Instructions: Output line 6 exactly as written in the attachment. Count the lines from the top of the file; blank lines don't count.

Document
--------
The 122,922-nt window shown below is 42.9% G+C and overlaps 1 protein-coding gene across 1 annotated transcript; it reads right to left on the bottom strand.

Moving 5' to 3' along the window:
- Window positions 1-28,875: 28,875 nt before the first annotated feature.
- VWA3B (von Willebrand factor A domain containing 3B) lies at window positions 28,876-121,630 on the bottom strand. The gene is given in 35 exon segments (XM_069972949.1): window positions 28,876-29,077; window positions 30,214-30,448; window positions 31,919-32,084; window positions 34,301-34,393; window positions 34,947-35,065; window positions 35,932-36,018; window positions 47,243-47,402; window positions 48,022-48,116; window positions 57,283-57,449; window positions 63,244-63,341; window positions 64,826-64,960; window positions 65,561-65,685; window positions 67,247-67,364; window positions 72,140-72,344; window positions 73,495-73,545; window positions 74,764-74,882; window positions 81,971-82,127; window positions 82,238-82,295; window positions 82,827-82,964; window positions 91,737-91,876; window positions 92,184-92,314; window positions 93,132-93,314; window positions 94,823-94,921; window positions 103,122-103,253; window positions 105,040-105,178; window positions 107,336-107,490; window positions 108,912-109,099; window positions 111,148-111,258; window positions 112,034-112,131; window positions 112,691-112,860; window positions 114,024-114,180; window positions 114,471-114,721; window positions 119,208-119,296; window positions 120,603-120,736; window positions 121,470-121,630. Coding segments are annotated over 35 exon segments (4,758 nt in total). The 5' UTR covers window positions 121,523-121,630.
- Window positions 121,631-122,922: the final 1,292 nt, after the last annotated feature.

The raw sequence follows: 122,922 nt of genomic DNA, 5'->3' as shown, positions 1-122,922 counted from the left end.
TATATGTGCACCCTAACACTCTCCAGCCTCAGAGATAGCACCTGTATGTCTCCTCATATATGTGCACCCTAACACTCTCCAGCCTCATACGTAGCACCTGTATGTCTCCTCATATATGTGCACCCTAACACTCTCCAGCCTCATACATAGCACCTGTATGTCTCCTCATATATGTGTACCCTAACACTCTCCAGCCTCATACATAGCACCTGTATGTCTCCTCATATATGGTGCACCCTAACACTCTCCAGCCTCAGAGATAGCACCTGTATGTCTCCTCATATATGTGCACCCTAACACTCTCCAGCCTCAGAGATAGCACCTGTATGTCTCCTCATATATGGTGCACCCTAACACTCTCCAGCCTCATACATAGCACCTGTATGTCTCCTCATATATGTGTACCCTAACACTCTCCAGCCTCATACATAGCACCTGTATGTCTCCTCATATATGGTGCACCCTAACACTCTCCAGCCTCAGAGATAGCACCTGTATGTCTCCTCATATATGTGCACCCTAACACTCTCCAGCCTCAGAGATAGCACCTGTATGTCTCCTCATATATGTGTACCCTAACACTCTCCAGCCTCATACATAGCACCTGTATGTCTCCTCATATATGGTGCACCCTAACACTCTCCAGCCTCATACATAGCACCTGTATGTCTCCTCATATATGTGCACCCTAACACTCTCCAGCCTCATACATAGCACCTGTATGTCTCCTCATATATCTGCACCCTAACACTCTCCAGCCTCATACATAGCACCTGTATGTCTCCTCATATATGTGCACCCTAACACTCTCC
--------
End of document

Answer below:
The raw sequence follows: 122,922 nt of genomic DNA, 5'->3' as shown, positions 1-122,922 counted from the left end.